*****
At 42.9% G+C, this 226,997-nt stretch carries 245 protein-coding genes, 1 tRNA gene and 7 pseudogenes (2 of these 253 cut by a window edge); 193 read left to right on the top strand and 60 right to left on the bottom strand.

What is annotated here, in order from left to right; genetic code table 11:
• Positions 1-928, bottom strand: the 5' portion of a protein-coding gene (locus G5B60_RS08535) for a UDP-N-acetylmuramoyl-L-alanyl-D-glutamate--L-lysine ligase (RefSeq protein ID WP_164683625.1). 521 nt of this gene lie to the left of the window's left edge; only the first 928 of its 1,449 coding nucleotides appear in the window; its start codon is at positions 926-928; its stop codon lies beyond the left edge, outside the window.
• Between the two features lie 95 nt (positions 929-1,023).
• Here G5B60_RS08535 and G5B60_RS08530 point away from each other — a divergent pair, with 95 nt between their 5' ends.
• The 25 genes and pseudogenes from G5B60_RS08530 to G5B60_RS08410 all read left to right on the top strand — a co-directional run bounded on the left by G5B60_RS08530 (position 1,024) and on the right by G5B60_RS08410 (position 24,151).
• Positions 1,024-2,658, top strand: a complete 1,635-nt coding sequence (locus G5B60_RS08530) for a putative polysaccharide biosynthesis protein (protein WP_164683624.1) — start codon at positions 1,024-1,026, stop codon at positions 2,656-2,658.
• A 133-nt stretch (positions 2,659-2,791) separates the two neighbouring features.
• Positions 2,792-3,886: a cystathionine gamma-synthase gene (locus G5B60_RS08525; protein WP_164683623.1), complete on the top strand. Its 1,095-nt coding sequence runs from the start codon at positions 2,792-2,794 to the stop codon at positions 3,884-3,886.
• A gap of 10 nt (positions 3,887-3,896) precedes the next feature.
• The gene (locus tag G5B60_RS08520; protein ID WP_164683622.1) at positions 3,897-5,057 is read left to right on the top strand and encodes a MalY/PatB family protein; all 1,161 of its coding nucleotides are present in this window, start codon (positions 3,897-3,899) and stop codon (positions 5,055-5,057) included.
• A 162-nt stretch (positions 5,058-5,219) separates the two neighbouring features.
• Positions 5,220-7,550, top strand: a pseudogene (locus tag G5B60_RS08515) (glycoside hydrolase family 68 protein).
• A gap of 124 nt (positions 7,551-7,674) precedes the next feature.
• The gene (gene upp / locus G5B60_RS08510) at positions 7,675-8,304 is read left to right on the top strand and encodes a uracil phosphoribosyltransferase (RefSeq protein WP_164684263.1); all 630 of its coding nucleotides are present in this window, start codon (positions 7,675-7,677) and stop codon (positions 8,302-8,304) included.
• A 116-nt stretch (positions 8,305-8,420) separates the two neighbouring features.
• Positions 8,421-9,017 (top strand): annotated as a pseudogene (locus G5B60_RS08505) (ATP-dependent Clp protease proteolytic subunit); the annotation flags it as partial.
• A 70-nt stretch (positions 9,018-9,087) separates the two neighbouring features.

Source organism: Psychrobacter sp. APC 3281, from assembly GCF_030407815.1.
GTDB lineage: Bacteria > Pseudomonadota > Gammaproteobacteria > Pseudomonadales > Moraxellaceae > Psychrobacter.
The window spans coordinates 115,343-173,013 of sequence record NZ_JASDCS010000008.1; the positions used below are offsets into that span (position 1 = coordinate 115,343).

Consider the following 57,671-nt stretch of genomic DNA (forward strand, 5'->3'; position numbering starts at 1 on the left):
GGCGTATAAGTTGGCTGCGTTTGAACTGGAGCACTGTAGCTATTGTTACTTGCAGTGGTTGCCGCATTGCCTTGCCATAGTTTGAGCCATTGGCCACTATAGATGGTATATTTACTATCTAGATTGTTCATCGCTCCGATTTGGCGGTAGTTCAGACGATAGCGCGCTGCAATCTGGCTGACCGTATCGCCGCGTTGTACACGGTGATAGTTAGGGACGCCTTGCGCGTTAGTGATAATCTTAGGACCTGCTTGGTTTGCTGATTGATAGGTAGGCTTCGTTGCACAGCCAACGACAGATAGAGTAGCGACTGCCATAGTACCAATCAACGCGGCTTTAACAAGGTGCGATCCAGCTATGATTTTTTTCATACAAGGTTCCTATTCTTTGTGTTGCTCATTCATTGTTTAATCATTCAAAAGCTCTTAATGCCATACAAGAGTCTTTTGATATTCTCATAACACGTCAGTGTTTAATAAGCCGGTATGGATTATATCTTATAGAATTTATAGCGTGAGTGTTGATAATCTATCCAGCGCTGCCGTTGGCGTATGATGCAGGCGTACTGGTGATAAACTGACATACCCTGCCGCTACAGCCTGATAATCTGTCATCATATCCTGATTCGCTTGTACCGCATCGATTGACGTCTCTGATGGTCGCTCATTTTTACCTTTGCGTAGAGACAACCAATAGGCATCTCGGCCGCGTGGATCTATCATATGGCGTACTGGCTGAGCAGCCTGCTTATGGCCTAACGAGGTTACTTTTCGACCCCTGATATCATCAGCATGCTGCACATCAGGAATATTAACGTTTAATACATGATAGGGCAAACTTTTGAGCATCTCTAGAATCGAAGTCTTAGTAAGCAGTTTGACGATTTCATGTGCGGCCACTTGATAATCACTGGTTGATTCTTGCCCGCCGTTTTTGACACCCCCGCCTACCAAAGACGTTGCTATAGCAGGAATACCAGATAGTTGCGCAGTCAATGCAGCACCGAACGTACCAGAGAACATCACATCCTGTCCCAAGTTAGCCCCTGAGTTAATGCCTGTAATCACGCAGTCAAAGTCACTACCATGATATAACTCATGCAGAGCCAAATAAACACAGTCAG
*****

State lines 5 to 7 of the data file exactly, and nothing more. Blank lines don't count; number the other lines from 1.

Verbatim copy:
• Here G5B60_RS08535 and G5B60_RS08530 point away from each other — a divergent pair, with 95 nt between their 5' ends.
• The 25 genes and pseudogenes from G5B60_RS08530 to G5B60_RS08410 all read left to right on the top strand — a co-directional run bounded on the left by G5B60_RS08530 (position 1,024) and on the right by G5B60_RS08410 (position 24,151).
• Positions 1,024-2,658, top strand: a complete 1,635-nt coding sequence (locus G5B60_RS08530) for a putative polysaccharide biosynthesis protein (protein WP_164683624.1) — start codon at positions 1,024-1,026, stop codon at positions 2,656-2,658.